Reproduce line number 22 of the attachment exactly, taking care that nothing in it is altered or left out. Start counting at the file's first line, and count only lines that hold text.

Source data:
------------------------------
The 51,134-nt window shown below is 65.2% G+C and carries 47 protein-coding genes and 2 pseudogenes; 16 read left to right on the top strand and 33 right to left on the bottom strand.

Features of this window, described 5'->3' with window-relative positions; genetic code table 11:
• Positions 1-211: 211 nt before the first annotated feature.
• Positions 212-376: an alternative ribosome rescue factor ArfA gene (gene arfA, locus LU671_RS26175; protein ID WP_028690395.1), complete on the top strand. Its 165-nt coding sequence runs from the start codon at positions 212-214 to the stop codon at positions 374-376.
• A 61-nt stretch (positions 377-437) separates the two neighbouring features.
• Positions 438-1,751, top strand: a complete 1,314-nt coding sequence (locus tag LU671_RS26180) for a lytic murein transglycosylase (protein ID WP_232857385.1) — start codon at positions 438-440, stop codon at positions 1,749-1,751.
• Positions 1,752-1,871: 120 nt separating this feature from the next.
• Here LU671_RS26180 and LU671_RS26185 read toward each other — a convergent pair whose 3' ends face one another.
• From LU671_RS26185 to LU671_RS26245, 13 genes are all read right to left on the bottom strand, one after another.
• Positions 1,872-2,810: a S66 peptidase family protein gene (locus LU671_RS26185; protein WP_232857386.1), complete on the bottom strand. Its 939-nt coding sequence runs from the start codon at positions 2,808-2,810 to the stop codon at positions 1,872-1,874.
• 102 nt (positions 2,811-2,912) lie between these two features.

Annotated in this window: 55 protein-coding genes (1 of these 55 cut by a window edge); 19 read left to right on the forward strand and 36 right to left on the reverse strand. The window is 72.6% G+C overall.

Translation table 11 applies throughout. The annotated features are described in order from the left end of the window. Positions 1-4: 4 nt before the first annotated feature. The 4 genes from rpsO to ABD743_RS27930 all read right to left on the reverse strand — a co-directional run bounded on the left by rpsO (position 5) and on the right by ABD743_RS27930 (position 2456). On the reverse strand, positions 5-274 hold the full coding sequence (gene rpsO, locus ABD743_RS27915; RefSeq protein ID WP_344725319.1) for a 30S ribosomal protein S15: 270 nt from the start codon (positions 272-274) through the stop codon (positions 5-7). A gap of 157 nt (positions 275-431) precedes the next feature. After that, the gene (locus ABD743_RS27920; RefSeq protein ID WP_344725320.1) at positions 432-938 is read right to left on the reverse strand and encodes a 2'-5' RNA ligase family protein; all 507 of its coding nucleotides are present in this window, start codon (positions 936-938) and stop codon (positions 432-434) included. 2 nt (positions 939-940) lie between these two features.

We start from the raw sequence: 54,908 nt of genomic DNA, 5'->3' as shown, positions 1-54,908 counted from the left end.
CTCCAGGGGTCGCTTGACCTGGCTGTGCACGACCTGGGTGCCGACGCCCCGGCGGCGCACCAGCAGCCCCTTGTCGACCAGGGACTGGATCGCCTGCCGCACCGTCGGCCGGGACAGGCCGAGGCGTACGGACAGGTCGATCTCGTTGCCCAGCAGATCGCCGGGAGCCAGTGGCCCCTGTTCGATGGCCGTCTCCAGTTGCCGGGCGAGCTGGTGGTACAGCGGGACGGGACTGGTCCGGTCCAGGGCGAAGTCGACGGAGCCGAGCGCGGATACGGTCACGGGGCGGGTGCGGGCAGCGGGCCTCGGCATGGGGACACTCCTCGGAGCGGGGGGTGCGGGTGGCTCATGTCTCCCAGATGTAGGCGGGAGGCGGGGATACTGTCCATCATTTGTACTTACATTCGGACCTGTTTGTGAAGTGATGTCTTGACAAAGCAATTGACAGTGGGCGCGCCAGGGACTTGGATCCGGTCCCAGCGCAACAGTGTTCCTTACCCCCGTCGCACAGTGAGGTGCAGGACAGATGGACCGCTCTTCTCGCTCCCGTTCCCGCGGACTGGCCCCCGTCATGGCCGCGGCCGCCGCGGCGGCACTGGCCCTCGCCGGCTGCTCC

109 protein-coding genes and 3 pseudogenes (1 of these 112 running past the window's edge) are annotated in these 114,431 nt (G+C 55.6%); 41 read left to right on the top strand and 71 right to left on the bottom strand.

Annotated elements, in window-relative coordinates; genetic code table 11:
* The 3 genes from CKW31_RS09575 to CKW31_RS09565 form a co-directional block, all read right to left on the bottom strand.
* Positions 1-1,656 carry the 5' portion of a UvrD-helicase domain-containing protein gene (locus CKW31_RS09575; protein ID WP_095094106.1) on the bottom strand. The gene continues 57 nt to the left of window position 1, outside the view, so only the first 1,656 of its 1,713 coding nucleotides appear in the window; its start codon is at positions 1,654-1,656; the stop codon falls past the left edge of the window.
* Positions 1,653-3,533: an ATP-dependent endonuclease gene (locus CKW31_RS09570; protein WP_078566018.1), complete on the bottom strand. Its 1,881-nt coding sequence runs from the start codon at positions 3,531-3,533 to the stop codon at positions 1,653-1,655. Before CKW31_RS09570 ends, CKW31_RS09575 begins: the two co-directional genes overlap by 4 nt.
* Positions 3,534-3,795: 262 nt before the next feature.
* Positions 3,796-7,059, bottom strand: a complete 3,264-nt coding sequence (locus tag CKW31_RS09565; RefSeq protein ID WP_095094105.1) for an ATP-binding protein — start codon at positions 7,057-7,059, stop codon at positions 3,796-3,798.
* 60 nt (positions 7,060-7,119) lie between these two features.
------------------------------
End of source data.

* Positions 3,796-7,059, bottom strand: a complete 3,264-nt coding sequence (locus tag CKW31_RS09565; RefSeq protein ID WP_095094105.1) for an ATP-binding protein — start codon at positions 7,057-7,059, stop codon at positions 3,796-3,798.